Breast Cancer Awareness for Seniors

The Elderly and Breast Cancer Awareness

October is breast cancer awareness month, and the older you get, the more important breast cancer screenings are. With today’s medical advancements, diseases are more treatable than ever, and cancer is no exception, but early detection is the key to beating any disease. Breast cancer is highly treatable, but if it goes undetected and untreated, it can be an extremely dangerous disease. By being aware of the signs of breast cancer, learning about treatments, and being proactive about early detection, seniors can make sure that they’re prepared for anything that comes their way.

Early Detection Saves Lives

As with most diseases, the earlier you detect breast cancer, the more treatable the disease is. Breast cancer is no exception; early detection of breast cancer allows for a wider array of treatment options, a much higher survival rate, and a higher chance of returning to normal. By performing self-checks and scheduling regular appointments with medical professionals you can catch breast cancer early and maximize your chances of living a normal life and becoming a breast cancer survivor.

The Signs and Symptoms of Breast Cancer

There are plenty of online guides that provide tips for checking yourself for lumps or irregularities that could be an early sign of breast cancer. By performing self-checks, you can get ahead of things and make sure that you catch breast cancer symptoms so that you can treat it early. Some things to check for when you’re checking yourself at least once a month include lumps, changes, soreness, dimples, swelling, or tenderness. These symptoms do not necessarily mean that you have breast cancer, but if you’re experiencing one or more of these symptoms, it’s important to take the next step in detecting cancer by scheduling a screening by a medical professional.

Treatments for Breast Cancer

Medical advancement in the 21st century has led to a high survival rate that has allowed millions to beat this disease. Once you get a mammogram that confirms the medical professional’s diagnosis, there are multiple options for treatment. The most common treatments are chemotherapy, radiation, and surgery, which can keep the cancer from spreading and can minimize the lasting effects from the cancer. Some other common treatments include hormone therapy, targeted therapy, and bone-directed therapy. These treatments all have their benefits, and some have complications and side effects, but all of them have significant research proving that they are effective ways to treat cancer and minimize long term effects of this disease. Once cancerous growths are detected, your doctor will discuss treatment options with you, and will go over the advantages and disadvantages of each form of treatment, but it’s important to have some knowledge of these treatments so that you’re ready to make a decision if the time comes. By treating cancer immediately, you can maximize your chances of becoming a breast cancer survivor, and minimizing any long term effects that the cancer will have.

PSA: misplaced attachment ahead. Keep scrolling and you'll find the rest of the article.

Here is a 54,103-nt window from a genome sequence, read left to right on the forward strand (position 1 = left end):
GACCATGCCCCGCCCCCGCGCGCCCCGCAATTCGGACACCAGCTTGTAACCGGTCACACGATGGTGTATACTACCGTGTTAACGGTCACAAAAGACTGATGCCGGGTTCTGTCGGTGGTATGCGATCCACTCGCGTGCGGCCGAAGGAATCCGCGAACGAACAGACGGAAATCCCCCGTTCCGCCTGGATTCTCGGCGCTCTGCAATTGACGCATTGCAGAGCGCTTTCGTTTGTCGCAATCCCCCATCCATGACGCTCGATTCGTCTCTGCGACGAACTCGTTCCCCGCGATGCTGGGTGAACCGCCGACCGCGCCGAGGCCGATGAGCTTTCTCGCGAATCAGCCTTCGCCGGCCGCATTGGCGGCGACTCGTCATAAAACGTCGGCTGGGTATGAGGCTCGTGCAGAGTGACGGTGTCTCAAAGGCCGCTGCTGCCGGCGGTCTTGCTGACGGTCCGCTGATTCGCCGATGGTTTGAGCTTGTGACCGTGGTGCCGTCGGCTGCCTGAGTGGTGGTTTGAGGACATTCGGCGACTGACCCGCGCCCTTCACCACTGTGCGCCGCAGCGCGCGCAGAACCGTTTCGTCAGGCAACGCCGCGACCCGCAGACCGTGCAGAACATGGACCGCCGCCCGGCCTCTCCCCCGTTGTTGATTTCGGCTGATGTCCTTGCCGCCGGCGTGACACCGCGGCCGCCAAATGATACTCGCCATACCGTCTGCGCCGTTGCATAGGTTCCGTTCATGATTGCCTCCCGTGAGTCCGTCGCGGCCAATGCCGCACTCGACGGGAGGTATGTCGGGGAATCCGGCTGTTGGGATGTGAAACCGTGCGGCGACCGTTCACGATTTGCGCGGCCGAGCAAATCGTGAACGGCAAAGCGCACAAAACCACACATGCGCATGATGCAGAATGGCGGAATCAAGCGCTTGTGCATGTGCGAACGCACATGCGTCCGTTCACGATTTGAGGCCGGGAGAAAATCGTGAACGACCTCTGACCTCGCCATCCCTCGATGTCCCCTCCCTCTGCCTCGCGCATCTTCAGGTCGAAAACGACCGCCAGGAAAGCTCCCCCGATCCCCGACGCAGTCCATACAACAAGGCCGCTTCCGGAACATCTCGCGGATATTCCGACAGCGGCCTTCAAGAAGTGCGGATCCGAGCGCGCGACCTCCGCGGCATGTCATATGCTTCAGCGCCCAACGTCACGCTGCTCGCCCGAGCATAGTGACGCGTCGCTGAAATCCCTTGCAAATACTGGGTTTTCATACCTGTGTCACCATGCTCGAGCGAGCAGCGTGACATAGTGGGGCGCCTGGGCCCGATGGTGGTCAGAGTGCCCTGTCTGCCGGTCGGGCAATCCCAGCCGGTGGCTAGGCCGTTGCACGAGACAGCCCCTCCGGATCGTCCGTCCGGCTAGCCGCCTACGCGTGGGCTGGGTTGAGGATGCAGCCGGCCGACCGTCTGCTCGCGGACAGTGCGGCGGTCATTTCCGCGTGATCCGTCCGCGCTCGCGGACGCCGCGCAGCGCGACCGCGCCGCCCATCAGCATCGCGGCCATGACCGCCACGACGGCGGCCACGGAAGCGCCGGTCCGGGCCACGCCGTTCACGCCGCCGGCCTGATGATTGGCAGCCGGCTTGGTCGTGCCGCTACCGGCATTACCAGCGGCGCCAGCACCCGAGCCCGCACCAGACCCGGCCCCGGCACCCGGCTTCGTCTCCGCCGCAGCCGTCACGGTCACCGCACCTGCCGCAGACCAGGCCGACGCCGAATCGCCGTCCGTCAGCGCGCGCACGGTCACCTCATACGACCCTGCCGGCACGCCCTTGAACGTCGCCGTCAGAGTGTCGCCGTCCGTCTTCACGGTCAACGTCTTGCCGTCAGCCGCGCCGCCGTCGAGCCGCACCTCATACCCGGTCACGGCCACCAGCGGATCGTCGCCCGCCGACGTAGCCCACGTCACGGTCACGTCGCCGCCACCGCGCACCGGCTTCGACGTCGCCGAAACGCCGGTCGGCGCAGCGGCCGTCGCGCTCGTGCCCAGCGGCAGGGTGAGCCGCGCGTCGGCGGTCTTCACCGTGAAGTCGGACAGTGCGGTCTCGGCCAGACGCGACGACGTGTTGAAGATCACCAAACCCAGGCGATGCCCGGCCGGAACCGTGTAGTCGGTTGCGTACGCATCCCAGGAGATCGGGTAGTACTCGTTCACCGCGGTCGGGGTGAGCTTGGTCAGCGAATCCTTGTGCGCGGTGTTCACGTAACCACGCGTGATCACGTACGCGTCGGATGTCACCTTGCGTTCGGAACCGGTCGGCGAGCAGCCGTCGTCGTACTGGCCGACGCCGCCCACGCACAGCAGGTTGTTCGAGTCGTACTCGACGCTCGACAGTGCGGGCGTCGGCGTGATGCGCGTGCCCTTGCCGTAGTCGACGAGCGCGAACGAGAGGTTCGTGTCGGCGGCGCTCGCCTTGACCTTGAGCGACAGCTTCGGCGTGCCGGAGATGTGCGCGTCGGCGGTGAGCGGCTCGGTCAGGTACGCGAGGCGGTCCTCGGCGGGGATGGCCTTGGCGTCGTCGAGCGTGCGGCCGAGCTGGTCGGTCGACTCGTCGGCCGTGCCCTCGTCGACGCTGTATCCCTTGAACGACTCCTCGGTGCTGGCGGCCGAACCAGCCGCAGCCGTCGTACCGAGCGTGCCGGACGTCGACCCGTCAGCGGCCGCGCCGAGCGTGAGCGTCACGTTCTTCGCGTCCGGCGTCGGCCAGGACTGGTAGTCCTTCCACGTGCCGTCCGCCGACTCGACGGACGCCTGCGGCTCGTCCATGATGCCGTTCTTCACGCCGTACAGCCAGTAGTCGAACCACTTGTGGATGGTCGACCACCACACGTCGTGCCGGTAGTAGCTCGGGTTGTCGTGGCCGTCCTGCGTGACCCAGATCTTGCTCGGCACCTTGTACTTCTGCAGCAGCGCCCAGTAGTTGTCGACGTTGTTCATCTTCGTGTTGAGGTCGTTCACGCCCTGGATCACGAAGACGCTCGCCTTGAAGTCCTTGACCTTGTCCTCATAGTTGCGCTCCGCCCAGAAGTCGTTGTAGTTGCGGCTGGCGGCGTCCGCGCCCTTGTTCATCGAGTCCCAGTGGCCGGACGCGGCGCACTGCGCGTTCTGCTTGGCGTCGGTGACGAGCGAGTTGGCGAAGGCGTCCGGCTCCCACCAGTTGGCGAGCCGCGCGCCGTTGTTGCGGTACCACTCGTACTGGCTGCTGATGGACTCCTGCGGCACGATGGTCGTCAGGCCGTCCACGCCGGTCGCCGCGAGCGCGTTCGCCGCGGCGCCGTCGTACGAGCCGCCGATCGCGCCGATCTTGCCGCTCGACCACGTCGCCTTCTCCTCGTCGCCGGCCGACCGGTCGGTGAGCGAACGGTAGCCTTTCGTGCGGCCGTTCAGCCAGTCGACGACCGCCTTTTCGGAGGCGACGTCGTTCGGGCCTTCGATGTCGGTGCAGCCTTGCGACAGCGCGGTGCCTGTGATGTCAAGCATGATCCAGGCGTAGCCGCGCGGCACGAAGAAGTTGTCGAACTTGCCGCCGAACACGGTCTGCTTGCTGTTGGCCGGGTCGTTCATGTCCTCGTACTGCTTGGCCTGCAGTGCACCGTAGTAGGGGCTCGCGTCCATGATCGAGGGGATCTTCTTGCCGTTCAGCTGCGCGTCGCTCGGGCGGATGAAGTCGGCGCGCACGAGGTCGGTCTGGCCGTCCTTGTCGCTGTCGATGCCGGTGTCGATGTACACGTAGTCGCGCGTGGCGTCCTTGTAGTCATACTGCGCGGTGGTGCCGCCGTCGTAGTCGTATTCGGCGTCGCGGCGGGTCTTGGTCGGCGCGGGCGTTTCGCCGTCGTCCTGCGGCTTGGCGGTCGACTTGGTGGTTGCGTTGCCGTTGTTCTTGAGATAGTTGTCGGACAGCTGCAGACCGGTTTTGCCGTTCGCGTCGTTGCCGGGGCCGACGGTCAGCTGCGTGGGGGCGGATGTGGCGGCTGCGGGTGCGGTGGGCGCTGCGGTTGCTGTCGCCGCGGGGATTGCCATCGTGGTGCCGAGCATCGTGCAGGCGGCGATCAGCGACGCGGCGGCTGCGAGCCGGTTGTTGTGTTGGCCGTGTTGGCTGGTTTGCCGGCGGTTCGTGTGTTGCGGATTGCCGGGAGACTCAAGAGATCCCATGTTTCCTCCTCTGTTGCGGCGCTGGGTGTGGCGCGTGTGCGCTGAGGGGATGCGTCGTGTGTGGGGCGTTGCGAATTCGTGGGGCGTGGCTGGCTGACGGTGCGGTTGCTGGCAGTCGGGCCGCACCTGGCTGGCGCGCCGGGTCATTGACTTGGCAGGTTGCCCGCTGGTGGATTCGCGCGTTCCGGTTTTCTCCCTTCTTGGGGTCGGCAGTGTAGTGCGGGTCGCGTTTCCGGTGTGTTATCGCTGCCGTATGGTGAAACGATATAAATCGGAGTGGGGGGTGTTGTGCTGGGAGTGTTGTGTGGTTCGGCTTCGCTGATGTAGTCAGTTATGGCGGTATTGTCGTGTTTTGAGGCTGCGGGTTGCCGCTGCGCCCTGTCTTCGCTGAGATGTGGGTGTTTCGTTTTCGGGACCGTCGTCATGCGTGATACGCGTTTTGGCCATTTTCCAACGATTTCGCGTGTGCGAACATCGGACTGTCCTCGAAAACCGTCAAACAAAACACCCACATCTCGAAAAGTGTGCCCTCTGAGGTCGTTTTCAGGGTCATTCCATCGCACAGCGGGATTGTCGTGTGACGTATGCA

Breast cancer awareness for seniors is important, and we celebrate that all October long, but awareness is a year-round activity that requires self-checks, doctors’ visits, and learning more about this dangerous disease. By making sure that you’re regularly checking for irregularities, you can detect breast cancer immediately if you know the signs and symptoms of breast cancer, and once you catch it, you have multiple options for treatment that are highly effective and have led to a high survival rate, especially when caught early. By making sure that you’re prepared for the worst, you can hope for the best and beat breast cancer and join the millions of breast cancer survivors that have already endured this disease.

 

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Tim Colling

Tim Colling is the founder and President of A Servant's Heart In-Home Care, which provided in-home caregiving services in San Diego County, and also of A Servant's Heart Geriatric Care Management, which provided
professional geriatric care management services and long term care placement services in San Diego County. Tim has more than 30 years of experience in management in a variety of industries. He held a Certified Care Manager credential from the National Academy of Certified Care Managers. Tim is also a Certified Public Accountant (retired), and received his Bachelor’s Degree in Accounting from California State University at San Diego. In addition to writing blog posts here for the Servant’s Heart blog, Tim also is a regular contributor to HealthLine.com and to FamilyAffaires.com as well as blogs of other eldercare services provider companies. Finally, Tim is also the president of A Servant's Heart Web Design and Marketing, which provides home care marketing as well as website design and online marketing for those who serve the elderly and their families.

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